Assessing the policies of the MMJV operations is a difficult and complex process. As a wholly owned JV by Newcrest and Harmony Gold, there is little information available to the public. For example, while the management team is listed on the MMJV website, there is no mention of a Board. There is also a stark absence of guiding policies, forcing interested parties to turn to the joint venture owners for policy guidance.
Newcrest has a suite of policies (2013) that deal with a range of internal and external issues including governance, safety, environment and community, and a code of conduct. In general, the policies are high level and hard to assess against performance, as is the norm for much of the globalised mining industry. The following principles taken from their Communities, Environmental and Operations Policies have clearly not been consistently delivered when examined against the evidence in this report. Together they illustrate how well meaning policies can be ineffectual at best, and at worst, provide a ready company defense while obscuring the real impact on the ground.
Community: Be open and transparent in all dealings with communities and in describing and explaining potential social and environmental impacts that might occur.
Environmental: Manage the environmental risks on a site-specific basis to achieve planned environmental outcomes.
Operations: Exhibit industry leadership in the mitigation of risk and the management of both temporary and permanent change.
Perhaps this is, in part, explained by the absence of specialised skills in community and environmental impact on the Newcrest Board. Or at least a failure to monitor the implementation of organizational policies as is required by the Board Charter. Interestingly, when challenged about the Board’s ability to assess and monitor such impacts at the 2013 AGM, the Chair and CEO were quite dismissive of the need for specialized community and environment skills at Board level insert (MPI, 2014).
Harmony Gold does not have a set of similar policies to Newcrest, making policy comparisons difficult and time consuming. For example, rather than having a communities policy, Harmony Gold has a terms of reference for their Social and Ethics Committee. Within that document the Committee is charged with monitoring company activities in relation to: the UN Global Compact; labour; and environment and public safety. What the document does not provide is a statement of principles or criteria to guide and assess performance against. Similarly, within the company code of ethics, Harmony stresses the importance of maintaining a social license to operate and the creation of lasting benefits for communities but again falls short of assessable criteria (Harmony, 2013).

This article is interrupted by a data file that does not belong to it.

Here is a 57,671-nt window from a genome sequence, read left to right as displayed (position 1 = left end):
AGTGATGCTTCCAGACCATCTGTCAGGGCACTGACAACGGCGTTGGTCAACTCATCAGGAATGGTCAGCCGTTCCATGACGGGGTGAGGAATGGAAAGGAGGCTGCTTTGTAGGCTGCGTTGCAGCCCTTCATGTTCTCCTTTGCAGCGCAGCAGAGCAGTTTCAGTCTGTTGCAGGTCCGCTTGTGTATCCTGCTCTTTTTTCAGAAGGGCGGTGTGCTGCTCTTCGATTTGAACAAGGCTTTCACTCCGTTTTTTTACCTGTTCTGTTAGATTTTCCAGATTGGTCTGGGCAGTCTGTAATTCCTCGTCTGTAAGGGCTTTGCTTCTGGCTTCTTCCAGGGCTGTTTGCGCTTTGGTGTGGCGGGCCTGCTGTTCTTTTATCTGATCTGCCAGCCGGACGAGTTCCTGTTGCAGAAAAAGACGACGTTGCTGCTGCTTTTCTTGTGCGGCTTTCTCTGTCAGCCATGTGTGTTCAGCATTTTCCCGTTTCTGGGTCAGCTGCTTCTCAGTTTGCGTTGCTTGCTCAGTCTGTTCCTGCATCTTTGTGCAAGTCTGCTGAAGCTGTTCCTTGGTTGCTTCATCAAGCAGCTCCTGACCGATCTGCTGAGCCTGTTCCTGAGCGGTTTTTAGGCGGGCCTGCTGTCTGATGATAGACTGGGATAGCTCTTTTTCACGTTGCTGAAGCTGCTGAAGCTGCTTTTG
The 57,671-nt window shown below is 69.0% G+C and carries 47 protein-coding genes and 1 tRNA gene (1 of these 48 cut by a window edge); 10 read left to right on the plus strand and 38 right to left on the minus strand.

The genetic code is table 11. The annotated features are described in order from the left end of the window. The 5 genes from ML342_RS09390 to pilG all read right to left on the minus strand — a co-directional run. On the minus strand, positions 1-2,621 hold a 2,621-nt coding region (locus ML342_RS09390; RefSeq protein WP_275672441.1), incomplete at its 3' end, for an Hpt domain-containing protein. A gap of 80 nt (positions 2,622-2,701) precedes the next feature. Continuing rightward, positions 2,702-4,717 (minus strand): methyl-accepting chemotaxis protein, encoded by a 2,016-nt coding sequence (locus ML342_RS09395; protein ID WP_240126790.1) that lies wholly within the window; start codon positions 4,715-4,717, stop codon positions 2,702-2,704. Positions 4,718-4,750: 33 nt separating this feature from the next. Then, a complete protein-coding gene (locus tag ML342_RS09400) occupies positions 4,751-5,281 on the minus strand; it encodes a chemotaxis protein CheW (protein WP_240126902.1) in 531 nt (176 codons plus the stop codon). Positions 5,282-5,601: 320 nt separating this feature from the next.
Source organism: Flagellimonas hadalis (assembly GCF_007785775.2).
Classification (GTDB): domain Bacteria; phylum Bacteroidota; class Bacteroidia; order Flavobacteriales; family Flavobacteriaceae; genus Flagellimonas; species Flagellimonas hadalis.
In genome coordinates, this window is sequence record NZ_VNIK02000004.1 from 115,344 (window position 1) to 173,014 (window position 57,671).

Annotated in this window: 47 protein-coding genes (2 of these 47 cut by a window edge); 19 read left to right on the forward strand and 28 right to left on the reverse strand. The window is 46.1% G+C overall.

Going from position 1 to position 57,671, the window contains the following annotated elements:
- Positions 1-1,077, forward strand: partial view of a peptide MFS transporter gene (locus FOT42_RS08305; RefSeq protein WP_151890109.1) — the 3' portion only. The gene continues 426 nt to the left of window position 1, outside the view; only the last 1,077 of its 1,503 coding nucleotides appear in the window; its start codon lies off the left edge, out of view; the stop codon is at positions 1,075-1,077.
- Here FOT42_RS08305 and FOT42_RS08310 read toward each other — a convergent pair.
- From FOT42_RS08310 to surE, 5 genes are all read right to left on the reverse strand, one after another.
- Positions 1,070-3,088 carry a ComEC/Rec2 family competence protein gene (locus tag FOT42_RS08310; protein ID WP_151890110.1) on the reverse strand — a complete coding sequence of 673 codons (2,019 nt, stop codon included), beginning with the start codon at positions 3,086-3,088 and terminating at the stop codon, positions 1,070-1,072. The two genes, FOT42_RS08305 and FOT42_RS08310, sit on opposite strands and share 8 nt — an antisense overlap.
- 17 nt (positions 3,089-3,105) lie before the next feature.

The recently updated environment policy does provide more targeted goals, which have not been consistently delivered since the inception of the project. These include:
Environmental: …we aim to prevent pollution or otherwise minimise, mitigate and remediate harmful effects of our operations of the environment.
Environmental: We will ensure transparent engagement on environmental issues with communities affected by our operations and consider their views and concerns in our decision-making.
The above goals and criteria failed to provide any comfort when poor mine practices caused sedimentation of the Watut River. Nor did initial response, lack of cooperation and absence of publicly available data about the sedimentation of the Watut River assist communities to understand and respond to unanticipated impacts.
The confusion arising from twin, non-compatible sets of policies, diminish their practical effect in informing communities and guiding the practice of mine operators and contractors. Lack of a clear policy structure may indeed have contributed to poor practice or impact response, it also makes it difficult for stakeholders to understand company policies, standards and commitments, thereby further reducing transparency.
SUSTAINABILITY REPORTING AND ASSURANCE
oth JV partners reference the ICMM principles in their respective 2012 Sustainability Reports, making them relevant standards to assess their activities. Newcrest makes a strong commitment to ICMM via its membership of the Australian Minerals Council, and its commitment to the Enduring Values Framework since 2005, which adopts the principles, elements and implementation guidance (Newcrest, 2012, MCA, 2005).
Commendably, Newcrest includes a mention of an outstanding lawsuit in relation to the mine-related sedimentation of the Watut River in their Sustainability Report from 2011 (p.20). But unfortunately, no mention is made in 2012 despite the proceedings remaining open. Similarly, references to the SMEC Audit, which found numerous non-compliant practices, in the 2011 Report is not mentioned in the 2012 Report despite ongoing impacts and concerns. By not reporting on either of these matters in the 2012 Report, including in the GRI, Newcrest has portrayed a much more positive situation than a site inspection, data analysis and community consultation would reveal.